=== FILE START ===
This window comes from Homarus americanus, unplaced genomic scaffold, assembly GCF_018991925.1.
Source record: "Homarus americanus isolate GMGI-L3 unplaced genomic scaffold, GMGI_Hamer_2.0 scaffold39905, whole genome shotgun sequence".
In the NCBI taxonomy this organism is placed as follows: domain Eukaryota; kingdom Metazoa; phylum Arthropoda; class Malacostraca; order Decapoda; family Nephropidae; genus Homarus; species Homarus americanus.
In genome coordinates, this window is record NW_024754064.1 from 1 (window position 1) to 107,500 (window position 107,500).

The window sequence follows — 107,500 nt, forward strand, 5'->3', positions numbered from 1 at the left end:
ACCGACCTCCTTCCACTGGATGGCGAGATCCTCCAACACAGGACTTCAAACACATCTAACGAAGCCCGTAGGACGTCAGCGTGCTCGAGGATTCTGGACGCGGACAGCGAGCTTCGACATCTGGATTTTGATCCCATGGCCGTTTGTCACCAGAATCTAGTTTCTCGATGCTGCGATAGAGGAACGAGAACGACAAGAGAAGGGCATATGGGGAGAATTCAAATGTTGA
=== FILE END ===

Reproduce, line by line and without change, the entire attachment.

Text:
This window comes from Homarus americanus, unplaced genomic scaffold, assembly GCF_018991925.1.
Source record: "Homarus americanus isolate GMGI-L3 unplaced genomic scaffold, GMGI_Hamer_2.0 scaffold39905, whole genome shotgun sequence".
In the NCBI taxonomy this organism is placed as follows: domain Eukaryota; kingdom Metazoa; phylum Arthropoda; class Malacostraca; order Decapoda; family Nephropidae; genus Homarus; species Homarus americanus.
In genome coordinates, this window is record NW_024754064.1 from 1 (window position 1) to 107,500 (window position 107,500).

The window sequence follows — 107,500 nt, forward strand, 5'->3', positions numbered from 1 at the left end:
ACCGACCTCCTTCCACTGGATGGCGAGATCCTCCAACACAGGACTTCAAACACATCTAACGAAGCCCGTAGGACGTCAGCGTGCTCGAGGATTCTGGACGCGGACAGCGAGCTTCGACATCTGGATTTTGATCCCATGGCCGTTTGTCACCAGAATCTAGTTTCTCGATGCTGCGATAGAGGAACGAGAACGACAAGAGAAGGGCATATGGGGAGAATTCAAATGTTGA